NCPA Accomplishments

Over the years, the NCPA has been pivotal in bringing forth reforms. Below is a timeline of some NCPA activities and accomplishments:

2001-2003: Raised health and safety issues during a Congressional hearing and circulated a player petition after the deaths of three football players and a paralyzed college football was denied home health care. The NCAA responded by lifting its prohibition of medical oversight of summer workouts, providing home health care benefits for seriously injured players, increasing death benefits from $10,000 to $25,000, and prohibiting consecutive two-a-day practices to help prevent deaths.

2003: NCPA-sponsored legislation backed by athlete testimony was approved by the California Senate and moved the NCAA to allow athletes to receive merit-based scholarships in addition to their athletic scholarship.

2005-2011: NCPA helped develop an antitrust lawsuit to end NCAA economic restrictions on college athletes. The settlement included the elimination of the NCAA’s ban on year-round comprehensive medical insurance, and created a 3-year $10 million fund to support former college athlete degree completion.

2009-2014: Assisted an antitrust lawsuit that increased scholarship limits $3000-$5000/year to meet players’ living expenses while attending college. This unlocked approximately $100 million per year to support college athlete degree completion.

2010-2011: Developed model legislation to increase transparency and minimize deceptive recruiting practices. It became law in California and Connecticut.

2011, 2013: Conducted joint studies with college faculty highlighting the disparity between profits generated by college athletes and gaps in athletes' academic and economic protections. Findings: over 80% of full scholarship athletes live below the federal poverty line, while NCAA rules deny players approx. $6 billion over four years.

2011-2012: Assisted the US Department of Justice investigation regarding the harmful impact of 1-year scholarships, which lead to the elimination of the NCAA’s scholarship duration limit. Today, many colleges throughout the United State regularly provide 4-5 year scholarships.

2012: Co-sponsored The Student-Athletes’ Bill of Rights, which was voted into California law and requires high-revenue athletic programs to provide scholarships for permanently injured athletes, sports-related medical coverage, and scholarships for degree completion.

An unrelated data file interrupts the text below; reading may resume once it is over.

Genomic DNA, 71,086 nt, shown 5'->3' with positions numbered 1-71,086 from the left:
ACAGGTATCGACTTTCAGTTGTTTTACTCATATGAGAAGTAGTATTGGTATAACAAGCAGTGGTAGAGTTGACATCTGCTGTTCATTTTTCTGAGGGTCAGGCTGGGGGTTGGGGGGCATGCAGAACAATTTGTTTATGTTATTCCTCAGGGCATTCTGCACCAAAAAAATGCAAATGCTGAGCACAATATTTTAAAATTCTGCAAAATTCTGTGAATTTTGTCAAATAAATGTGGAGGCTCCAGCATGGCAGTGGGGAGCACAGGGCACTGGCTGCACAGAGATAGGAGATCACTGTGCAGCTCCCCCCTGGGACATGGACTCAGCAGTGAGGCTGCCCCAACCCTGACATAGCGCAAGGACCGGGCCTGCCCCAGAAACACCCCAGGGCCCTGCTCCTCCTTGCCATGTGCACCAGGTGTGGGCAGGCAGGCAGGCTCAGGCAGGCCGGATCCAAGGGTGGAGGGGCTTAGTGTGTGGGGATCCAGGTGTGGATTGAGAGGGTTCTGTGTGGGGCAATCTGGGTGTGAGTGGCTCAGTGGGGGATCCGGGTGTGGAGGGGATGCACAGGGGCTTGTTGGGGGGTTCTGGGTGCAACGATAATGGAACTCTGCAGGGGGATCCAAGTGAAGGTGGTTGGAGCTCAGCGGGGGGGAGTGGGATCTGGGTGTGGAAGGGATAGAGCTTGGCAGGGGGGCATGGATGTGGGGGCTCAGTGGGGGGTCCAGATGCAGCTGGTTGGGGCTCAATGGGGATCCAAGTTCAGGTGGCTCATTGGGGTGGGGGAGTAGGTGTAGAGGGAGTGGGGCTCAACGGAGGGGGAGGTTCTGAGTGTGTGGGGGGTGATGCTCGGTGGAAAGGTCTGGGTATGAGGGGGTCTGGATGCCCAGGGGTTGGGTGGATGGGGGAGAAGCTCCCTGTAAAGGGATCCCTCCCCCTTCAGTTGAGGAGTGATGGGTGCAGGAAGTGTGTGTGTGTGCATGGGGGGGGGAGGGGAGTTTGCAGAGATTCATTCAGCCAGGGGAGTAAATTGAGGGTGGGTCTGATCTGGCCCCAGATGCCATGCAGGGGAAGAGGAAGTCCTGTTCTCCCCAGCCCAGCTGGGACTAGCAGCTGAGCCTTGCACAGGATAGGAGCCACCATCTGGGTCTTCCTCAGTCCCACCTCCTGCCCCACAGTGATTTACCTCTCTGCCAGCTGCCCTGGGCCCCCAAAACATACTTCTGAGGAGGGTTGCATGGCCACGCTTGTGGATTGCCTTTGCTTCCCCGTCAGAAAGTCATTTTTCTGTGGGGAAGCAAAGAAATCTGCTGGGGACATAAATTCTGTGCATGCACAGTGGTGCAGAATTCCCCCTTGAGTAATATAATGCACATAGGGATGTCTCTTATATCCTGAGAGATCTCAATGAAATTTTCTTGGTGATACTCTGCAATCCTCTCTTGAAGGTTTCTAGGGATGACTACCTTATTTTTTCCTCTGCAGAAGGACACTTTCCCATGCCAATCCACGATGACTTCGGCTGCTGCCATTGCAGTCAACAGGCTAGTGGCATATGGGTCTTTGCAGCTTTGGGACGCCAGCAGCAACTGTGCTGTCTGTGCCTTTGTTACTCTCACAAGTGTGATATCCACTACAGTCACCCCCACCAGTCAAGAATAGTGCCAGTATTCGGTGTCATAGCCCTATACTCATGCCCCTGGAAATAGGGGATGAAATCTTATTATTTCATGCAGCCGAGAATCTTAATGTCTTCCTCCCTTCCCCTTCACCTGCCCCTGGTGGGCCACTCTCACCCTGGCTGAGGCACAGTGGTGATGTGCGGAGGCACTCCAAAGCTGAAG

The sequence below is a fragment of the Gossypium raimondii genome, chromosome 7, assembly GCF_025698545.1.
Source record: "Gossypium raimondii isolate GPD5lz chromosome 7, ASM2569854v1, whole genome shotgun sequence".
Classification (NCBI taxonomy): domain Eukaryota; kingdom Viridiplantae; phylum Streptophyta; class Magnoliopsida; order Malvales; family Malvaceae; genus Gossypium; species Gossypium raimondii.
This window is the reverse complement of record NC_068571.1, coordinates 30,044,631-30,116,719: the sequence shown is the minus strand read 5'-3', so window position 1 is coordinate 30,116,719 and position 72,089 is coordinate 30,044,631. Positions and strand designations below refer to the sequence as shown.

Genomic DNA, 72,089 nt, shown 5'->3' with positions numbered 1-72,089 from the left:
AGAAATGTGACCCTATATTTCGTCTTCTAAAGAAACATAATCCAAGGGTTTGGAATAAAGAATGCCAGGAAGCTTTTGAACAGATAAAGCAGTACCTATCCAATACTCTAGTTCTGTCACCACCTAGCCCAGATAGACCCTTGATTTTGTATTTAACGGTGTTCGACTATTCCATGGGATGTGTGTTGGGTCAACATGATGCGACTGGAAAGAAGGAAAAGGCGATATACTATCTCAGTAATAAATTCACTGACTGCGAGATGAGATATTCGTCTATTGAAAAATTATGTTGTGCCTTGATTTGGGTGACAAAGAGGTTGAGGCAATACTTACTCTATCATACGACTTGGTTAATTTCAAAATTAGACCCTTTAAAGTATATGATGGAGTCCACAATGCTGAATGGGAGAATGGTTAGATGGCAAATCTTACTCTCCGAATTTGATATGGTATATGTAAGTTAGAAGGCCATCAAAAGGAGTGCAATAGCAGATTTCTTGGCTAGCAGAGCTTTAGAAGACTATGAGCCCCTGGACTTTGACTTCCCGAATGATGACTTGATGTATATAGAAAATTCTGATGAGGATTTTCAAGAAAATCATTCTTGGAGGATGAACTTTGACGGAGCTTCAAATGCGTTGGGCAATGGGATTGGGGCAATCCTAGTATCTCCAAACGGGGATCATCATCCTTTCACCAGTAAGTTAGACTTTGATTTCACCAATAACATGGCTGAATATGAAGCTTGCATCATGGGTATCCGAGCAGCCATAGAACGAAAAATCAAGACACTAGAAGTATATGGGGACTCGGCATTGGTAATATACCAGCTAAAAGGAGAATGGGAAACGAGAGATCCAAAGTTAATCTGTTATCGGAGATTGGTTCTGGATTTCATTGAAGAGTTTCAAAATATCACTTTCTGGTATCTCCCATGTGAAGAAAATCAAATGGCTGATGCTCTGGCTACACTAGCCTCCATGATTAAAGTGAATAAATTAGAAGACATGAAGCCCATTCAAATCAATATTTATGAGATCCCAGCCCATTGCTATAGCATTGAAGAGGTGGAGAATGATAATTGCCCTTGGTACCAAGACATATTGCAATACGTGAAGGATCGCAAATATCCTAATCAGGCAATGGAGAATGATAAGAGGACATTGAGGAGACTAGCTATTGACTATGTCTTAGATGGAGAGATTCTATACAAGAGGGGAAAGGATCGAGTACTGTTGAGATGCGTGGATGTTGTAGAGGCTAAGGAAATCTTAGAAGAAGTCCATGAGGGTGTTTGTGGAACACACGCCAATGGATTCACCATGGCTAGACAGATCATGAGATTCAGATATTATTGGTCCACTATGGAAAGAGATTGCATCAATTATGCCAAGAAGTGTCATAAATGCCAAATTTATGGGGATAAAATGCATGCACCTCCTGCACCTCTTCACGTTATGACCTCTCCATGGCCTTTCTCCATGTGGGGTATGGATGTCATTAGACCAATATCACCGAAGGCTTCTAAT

2014: Helped develop and support passage of the city of Boston’s college athlete health and safety ordinance.

2015: Assisted CNN investigation of player abuse across three sports at the University of Illinois, leading to the firing of the head football coach and athletic director.

2017-2018: Developed and launched the College Athlete Protection (CAP) Guarantee, a free, legally binding contract that empowers high school recruits and their parents to secure vital protections such as guaranteed medical expenses, scholarship assurance if permanently injured, multiyear scholarships, and funds for degree completion. Sponsored three bills and worked with college faculty to expand key health and safety, medical coverage, and degree completion benefits for college athletes that were approved by the California Assembly.

2018-Present: Provided resources, analysis, and policy proposals to the North Carolina State Legislature that led to the introduction of state legislation seeking to provide physical, academic, and financial protections for college athletes. Providing policy guidance and informational resources to state and federal lawmakers in support of legislation that would allow college athletes to receive compensation for use of their name, image, and likeness. Assisting college athletes and their families with strategies to help address mistreatment, abuse, deceptive practices, and other injustices on their respective campuses. Continuing efforts to raise awareness and use of the CAP Guarantee among high school recruits and their parents.

It has become evident that, as the NCPA succeeds, college athletes gain the basic protections they so desperately need.